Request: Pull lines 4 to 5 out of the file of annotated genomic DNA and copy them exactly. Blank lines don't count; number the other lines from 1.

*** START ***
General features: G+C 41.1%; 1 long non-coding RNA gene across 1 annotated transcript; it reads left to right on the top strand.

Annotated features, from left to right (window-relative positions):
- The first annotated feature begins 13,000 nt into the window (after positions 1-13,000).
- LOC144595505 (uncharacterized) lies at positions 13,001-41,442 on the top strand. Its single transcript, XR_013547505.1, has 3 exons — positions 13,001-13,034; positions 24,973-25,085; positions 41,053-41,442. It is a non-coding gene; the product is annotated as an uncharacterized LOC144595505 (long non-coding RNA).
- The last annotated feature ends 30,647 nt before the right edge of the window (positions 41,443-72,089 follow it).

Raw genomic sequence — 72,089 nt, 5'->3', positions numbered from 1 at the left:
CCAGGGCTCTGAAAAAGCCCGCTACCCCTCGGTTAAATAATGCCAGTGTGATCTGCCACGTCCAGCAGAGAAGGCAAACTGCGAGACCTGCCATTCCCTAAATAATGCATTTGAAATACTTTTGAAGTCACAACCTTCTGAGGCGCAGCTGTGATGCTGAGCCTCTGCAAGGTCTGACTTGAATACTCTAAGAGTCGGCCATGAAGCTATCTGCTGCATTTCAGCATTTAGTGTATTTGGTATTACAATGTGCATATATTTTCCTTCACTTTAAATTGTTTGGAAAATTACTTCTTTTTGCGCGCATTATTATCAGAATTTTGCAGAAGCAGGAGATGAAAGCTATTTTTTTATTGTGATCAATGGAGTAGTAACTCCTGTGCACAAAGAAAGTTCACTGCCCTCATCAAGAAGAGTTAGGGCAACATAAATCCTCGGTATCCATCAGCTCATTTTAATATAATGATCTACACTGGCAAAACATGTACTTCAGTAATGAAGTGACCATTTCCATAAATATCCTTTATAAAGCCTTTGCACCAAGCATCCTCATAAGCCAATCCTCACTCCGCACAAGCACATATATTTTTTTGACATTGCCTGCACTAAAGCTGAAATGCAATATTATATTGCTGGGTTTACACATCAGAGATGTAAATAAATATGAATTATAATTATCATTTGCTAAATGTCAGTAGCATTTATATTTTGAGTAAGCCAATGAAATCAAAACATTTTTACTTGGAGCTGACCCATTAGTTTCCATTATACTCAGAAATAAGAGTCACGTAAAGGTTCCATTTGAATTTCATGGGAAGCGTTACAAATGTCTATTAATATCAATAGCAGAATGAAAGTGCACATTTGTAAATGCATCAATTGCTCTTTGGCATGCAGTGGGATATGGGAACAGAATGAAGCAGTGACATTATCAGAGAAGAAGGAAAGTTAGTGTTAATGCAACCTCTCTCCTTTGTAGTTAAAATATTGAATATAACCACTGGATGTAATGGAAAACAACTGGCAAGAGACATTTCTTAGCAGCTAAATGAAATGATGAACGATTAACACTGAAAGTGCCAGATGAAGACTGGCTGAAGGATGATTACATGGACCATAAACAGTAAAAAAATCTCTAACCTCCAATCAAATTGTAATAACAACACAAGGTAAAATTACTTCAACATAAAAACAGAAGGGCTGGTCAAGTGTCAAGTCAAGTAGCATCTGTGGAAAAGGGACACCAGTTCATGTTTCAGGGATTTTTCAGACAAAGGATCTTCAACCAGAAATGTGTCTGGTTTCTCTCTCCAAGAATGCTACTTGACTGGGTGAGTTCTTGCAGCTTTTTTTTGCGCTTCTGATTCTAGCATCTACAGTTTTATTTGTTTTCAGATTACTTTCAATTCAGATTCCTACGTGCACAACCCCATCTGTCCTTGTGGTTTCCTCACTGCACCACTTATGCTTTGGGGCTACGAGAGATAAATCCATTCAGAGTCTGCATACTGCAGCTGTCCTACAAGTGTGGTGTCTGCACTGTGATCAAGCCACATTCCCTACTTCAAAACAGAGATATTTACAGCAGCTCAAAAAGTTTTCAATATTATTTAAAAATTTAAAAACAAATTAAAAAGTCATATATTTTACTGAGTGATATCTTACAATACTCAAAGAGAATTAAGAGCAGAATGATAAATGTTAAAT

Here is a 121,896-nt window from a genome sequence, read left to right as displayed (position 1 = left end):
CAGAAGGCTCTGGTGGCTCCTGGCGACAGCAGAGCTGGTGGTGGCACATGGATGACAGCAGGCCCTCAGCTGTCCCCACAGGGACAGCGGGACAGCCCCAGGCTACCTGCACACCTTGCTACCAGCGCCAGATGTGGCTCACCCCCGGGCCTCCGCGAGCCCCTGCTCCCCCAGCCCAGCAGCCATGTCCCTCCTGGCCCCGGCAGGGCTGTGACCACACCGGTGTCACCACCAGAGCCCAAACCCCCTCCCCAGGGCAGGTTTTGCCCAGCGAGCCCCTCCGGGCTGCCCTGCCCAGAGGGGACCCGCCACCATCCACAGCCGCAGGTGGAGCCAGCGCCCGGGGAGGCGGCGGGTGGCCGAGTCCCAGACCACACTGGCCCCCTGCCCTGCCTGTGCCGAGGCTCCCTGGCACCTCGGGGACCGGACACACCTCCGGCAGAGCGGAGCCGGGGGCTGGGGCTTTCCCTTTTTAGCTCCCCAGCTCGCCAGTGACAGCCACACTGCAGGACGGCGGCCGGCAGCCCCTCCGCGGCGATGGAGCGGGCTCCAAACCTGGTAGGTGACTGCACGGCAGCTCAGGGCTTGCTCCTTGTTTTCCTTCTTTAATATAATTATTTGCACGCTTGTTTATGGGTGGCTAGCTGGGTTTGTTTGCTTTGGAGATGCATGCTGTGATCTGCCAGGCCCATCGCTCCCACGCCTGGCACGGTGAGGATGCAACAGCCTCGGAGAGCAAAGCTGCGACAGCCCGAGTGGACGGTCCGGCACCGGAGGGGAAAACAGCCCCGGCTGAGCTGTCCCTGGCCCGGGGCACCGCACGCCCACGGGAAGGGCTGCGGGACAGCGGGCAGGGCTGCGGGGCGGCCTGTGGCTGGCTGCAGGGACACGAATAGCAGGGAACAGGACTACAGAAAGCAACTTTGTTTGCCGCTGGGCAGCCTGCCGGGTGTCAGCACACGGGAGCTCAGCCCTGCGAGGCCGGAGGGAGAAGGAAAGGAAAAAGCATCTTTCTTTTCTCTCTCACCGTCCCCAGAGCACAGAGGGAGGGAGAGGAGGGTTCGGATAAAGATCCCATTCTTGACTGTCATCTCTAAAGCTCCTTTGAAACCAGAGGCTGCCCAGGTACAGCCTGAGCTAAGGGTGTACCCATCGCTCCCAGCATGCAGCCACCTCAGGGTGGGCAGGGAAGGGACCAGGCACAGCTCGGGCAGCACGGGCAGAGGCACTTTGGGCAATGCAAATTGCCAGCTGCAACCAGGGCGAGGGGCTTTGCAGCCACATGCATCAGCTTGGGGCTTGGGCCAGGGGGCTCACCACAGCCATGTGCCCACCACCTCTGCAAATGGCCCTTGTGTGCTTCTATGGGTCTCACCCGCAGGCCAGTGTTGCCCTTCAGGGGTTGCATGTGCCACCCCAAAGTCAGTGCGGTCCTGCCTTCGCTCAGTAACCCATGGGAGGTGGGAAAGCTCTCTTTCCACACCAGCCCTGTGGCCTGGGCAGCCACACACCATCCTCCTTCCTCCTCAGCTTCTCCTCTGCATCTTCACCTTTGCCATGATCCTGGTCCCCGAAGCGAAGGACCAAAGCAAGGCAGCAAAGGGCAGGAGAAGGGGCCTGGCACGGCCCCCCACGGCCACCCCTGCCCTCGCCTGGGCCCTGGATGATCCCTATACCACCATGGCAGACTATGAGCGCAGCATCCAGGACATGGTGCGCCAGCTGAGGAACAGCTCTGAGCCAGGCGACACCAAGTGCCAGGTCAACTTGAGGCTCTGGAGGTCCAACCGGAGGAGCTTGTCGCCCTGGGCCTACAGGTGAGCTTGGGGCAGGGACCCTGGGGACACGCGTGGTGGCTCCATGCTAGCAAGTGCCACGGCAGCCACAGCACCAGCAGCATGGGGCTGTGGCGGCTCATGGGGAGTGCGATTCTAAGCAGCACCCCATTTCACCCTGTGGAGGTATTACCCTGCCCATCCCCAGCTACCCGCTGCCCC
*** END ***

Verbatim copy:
- LOC144595505 (uncharacterized) lies at positions 13,001-41,442 on the top strand. Its single transcript, XR_013547505.1, has 3 exons — positions 13,001-13,034; positions 24,973-25,085; positions 41,053-41,442. It is a non-coding gene; the product is annotated as an uncharacterized LOC144595505 (long non-coding RNA).
- The last annotated feature ends 30,647 nt before the right edge of the window (positions 41,443-72,089 follow it).